Starting on January 1st, 2018, residents of California who are 21 or older will be able to purchase recreational marijuana from licensed dispensaries. While that’s certainly good news for many Cali residents and the breakfast cereal industry, law enforcement agencies are somewhat less enthused. In particular, California Highway Patrol officers are bracing for the legalization of recreational marijuana as it will introduce a whole host of challenges and issues for both drivers and officers alike. To help fight some of the negative side effects of recreational pot, California traffic safety officials have now unveiled a new publicity campaign designed to help combat “stoned” driving.

The campaign is not designed to increase traffic stops or police presence, but to increase awareness about the dangers of driving while stoned, particularly for new users or stoner tourists who will surely be flocking to California in droves. These newbies pose a problem because many first-time or inexperienced marijuana users can have a difficult time determining how much to take, especially when it comes to those ever-so delicious edible forms of cannabis. Chief Brent Newman of the California Highway Patrol says that despite what many marijuana users might believe about their ability to drive after a few bong rips or gummy bears, cannabis can be just as impairing to one’s driving ability as alcohol:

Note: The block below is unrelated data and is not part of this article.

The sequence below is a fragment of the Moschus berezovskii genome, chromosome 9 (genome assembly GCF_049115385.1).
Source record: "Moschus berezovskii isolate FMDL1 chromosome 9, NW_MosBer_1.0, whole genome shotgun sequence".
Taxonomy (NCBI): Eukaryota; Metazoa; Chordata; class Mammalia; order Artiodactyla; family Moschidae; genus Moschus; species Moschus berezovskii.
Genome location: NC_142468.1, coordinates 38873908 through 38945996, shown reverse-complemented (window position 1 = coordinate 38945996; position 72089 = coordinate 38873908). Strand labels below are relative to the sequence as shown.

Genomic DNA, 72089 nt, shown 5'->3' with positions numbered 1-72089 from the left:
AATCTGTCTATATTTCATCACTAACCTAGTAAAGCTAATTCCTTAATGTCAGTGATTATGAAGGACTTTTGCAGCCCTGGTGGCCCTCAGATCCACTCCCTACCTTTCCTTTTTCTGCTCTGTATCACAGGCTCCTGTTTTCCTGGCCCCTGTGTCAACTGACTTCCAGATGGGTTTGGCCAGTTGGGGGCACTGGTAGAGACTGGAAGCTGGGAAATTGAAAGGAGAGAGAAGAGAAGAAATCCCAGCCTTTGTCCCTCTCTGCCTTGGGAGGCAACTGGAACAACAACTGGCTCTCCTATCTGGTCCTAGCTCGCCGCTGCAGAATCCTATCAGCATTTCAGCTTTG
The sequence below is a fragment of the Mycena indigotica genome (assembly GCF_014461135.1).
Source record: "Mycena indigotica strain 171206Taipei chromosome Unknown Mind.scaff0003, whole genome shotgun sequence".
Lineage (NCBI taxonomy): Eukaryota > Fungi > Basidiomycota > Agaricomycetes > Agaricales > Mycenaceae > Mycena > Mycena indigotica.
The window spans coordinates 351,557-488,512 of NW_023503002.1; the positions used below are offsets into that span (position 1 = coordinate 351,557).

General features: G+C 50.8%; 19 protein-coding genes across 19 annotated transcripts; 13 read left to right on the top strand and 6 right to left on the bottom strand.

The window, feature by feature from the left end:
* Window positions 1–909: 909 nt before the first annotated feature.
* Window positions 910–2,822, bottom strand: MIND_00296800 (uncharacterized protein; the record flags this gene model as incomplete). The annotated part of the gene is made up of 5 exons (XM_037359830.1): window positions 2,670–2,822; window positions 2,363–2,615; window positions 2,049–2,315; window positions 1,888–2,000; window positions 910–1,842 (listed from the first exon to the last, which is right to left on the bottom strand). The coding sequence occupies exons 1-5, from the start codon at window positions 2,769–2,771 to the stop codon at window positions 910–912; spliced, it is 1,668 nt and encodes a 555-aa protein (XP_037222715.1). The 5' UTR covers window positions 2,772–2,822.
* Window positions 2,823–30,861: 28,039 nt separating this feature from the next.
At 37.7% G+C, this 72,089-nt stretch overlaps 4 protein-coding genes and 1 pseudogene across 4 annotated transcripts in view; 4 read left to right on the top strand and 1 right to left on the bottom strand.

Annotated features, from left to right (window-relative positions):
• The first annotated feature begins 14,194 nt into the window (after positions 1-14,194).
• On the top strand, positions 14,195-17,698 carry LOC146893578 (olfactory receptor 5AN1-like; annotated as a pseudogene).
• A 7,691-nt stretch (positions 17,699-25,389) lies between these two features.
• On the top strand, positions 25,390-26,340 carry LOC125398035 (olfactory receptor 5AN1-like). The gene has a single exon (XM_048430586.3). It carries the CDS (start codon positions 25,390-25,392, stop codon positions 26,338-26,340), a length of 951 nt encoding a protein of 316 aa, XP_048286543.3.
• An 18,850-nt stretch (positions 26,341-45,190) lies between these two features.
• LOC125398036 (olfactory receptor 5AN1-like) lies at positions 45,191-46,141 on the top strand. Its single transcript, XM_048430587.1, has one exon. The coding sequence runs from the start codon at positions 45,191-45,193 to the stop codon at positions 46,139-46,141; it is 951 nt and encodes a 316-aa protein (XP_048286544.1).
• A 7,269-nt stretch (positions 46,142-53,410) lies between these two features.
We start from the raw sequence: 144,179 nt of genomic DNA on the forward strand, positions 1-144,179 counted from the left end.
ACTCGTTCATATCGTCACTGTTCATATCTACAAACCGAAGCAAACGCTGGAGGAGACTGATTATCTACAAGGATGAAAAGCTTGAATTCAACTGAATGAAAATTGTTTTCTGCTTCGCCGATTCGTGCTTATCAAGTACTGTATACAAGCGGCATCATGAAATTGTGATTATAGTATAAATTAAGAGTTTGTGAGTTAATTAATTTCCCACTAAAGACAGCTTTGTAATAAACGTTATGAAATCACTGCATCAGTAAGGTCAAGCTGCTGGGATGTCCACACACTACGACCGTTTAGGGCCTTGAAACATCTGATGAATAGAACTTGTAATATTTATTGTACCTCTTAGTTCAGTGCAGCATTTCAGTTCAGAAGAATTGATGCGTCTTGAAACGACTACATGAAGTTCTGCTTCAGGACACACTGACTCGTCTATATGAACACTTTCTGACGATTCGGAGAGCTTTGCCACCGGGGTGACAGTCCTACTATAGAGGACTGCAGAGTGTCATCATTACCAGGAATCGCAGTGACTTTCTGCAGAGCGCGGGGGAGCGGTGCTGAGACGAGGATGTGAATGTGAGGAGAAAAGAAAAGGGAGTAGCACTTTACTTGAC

Just like drunk driving, driving under the influence of any impairing substance is not only dangerous — it is crime. With a lot of these other things you don’t know the concentration of cannabis and what you are taking in and your don’t know the effect it has. So you are dealing with a lot of variables that are unknown.

While driving impaired is never a wise idea, the effects of marijuana on driving aren’t well understood. While some studies have found that cannabis can impair one’s ability to drive safely, other studies have been unable to find a link between marijuana use and traffic accidents. Meanwhile, a 2015 Gallup poll found that only 29% of Americans believe driving under the influence of marijuana poses a significant safety risk. Still, a crime is a crime. Just remember: Taco Bell can wait. Stay home, fire up some video games, and call for a pizza, ents.